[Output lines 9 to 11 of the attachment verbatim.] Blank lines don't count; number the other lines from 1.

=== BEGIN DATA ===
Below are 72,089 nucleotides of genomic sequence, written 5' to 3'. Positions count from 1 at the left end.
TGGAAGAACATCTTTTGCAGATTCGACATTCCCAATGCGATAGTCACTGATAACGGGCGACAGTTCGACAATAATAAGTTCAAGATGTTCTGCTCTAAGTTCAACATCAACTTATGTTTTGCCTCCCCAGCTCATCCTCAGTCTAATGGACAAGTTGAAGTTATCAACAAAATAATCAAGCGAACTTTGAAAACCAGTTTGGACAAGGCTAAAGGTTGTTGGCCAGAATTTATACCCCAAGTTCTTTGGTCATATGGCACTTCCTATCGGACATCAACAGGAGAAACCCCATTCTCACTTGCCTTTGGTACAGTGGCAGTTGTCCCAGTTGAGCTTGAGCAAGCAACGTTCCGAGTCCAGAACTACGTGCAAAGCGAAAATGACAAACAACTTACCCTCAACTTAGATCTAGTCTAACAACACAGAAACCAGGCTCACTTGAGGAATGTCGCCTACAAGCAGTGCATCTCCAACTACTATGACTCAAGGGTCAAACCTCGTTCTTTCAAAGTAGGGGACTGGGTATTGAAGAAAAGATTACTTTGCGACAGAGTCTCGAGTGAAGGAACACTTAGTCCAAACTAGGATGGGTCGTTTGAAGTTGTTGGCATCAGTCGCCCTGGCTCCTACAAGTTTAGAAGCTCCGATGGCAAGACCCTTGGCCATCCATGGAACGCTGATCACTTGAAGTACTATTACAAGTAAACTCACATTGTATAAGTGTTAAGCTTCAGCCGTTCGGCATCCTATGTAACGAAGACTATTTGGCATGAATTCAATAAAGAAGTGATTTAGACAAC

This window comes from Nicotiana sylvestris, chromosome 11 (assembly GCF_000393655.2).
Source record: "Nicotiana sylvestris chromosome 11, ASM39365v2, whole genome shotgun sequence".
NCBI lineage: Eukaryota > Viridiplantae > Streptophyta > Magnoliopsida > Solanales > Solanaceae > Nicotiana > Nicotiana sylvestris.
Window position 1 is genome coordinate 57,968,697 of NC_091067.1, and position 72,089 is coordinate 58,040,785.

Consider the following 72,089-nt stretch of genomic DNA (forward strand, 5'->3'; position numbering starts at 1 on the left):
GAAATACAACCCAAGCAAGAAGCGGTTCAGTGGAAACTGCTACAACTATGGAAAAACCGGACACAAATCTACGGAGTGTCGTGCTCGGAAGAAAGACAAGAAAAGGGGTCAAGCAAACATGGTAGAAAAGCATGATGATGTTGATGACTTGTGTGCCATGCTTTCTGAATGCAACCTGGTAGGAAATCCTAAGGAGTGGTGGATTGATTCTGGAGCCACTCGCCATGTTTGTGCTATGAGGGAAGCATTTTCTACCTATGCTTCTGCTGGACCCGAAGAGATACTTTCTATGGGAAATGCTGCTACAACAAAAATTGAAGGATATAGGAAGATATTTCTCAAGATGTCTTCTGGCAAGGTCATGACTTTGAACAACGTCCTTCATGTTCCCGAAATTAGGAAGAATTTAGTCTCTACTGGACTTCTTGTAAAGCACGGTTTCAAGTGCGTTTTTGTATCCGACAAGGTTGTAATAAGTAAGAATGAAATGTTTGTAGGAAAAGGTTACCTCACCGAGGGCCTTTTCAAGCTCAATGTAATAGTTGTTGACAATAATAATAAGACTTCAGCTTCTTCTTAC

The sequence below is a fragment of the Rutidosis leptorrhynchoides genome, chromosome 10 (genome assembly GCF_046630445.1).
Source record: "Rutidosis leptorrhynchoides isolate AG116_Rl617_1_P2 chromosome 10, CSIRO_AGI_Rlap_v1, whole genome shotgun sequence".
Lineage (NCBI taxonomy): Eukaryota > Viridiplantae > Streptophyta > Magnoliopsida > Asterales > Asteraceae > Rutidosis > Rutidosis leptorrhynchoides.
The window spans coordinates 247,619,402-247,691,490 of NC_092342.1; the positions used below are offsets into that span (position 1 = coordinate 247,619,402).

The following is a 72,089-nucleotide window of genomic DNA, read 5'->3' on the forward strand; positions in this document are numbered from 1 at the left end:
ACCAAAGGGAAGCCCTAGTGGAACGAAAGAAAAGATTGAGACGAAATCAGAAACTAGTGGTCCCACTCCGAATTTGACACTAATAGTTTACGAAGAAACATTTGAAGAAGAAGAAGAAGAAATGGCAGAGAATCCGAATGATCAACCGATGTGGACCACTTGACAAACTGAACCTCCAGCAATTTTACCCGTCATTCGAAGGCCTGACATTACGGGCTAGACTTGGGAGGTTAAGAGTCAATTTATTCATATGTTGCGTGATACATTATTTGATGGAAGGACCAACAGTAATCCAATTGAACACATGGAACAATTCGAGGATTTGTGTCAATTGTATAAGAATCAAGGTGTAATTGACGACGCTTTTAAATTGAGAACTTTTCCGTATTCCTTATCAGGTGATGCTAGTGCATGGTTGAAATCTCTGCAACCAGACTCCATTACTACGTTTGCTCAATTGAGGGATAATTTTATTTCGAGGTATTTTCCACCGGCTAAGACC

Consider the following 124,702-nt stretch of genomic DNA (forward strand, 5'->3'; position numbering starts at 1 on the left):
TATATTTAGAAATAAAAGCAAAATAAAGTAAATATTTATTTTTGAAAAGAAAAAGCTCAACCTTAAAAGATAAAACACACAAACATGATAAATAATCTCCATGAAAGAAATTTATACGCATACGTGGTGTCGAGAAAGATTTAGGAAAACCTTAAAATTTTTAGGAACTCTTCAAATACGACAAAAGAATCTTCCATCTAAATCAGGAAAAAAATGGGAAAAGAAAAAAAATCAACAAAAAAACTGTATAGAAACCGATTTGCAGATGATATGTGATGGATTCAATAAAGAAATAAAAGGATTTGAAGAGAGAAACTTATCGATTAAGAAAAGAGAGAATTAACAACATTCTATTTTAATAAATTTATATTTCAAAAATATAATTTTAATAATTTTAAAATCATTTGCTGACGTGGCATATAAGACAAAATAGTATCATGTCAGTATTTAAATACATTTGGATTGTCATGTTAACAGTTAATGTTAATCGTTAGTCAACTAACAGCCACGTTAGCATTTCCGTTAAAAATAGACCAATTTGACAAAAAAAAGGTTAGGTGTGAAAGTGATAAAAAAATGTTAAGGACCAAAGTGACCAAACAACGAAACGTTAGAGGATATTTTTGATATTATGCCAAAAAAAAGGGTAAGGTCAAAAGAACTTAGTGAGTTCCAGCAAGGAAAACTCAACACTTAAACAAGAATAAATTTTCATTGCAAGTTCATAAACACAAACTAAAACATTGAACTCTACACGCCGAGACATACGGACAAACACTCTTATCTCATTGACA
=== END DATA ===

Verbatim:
The sequence below is a fragment of the Rutidosis leptorrhynchoides genome, chromosome 10 (genome assembly GCF_046630445.1).
Source record: "Rutidosis leptorrhynchoides isolate AG116_Rl617_1_P2 chromosome 10, CSIRO_AGI_Rlap_v1, whole genome shotgun sequence".
Lineage (NCBI taxonomy): Eukaryota > Viridiplantae > Streptophyta > Magnoliopsida > Asterales > Asteraceae > Rutidosis > Rutidosis leptorrhynchoides.